Personally I have only used the Filezilla FTP client, not their server, but you can find some documentation on their wiki
The thing I would be most concerned about is security. FTP is one of the original means of file transfer that came along with the Internet itself. Along with email and telnet, it is an inherently insecure medium, and anyone in the right place at the right time can intercept your data in transit. I might argue that FTP is even less secure than email, because many email servers now use secure authentication methods for login, whereas FTP (by the nature of the protocol) transmits your username and password over an unencrypted connection.
The Filezilla Wiki has information on setting up additional security for the server (turning it into 'FTPS', which uses SSL/TLS like secure web sites do), but configuring it seems like it might be a bit convoluted (I haven't done it myself, but it seemed a bit involved at first glance)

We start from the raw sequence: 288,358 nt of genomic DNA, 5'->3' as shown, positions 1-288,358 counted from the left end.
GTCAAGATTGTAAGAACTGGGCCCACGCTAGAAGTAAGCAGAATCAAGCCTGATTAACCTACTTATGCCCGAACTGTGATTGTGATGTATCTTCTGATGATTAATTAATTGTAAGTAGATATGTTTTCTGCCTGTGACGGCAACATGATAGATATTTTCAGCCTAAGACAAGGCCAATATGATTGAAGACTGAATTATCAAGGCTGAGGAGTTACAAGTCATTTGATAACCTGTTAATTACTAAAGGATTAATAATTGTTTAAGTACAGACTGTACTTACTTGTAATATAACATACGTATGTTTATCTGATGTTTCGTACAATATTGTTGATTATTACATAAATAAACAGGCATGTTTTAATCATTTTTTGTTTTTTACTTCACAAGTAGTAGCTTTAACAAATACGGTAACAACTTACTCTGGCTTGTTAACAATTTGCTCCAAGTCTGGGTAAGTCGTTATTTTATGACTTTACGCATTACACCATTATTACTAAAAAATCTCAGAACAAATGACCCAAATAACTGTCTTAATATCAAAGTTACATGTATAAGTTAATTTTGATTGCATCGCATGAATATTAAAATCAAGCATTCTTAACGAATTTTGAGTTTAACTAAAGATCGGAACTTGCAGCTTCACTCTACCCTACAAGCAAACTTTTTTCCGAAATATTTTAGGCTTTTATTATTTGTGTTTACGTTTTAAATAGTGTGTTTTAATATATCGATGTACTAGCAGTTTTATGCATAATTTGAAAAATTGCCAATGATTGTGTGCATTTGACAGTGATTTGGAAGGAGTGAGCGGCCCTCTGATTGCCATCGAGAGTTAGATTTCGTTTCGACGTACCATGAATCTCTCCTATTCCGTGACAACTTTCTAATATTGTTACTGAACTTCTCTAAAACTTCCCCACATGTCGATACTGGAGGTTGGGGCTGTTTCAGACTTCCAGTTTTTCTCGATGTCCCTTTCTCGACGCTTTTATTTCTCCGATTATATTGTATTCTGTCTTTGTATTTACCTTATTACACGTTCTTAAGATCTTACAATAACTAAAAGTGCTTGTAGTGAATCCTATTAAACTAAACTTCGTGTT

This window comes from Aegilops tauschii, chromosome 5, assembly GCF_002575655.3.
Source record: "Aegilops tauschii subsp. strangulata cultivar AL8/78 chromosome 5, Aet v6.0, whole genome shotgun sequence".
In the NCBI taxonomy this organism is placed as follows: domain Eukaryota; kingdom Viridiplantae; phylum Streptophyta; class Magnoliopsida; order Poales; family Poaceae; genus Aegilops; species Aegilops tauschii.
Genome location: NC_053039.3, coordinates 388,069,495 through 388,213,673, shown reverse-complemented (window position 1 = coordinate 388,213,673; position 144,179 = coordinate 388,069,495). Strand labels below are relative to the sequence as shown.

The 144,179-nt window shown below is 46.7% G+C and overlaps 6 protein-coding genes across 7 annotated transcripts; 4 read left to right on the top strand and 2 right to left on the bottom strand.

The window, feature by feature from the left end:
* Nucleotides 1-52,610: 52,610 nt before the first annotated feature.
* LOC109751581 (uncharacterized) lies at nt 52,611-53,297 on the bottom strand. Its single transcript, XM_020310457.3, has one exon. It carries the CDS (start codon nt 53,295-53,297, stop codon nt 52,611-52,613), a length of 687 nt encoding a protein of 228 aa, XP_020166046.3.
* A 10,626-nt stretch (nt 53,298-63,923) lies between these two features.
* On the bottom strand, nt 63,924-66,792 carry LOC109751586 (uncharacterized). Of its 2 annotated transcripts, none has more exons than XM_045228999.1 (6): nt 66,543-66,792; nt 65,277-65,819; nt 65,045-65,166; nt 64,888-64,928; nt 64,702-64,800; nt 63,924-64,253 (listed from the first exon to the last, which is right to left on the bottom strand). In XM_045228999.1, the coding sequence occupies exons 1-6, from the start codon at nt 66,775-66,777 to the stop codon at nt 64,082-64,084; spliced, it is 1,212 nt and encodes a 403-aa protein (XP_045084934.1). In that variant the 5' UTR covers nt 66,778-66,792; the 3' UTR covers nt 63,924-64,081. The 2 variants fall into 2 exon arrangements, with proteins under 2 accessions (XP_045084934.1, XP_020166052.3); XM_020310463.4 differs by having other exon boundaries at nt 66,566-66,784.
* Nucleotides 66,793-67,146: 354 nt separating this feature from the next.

In my opinion, one of the best ways to access your files remotely would be to use an SFTP server, which uses the *nix SSH2 protocol for security. Wikipedia has a list
of SFTP server software, including some free options that might be easier to set up. I haven't tried it, but from looking at the list, Core FTP looks like it might be worth a look.
I personally use an SSH and SFTP server that I run on my Linux box, and use Filezilla (client) under Windows on my laptop to access my files on the go. If you set up an SFTP server, you should be able to use the Filezilla client to access your server securely.
I also suggest signing up for a free service like DynDNS
, so that you can point your SFTP client software to a hostname that won't change if your home IP address does.
If you have any questions about setting up port forwarding, SFTP, DynDNS, or anything else, fire away! Hope this helps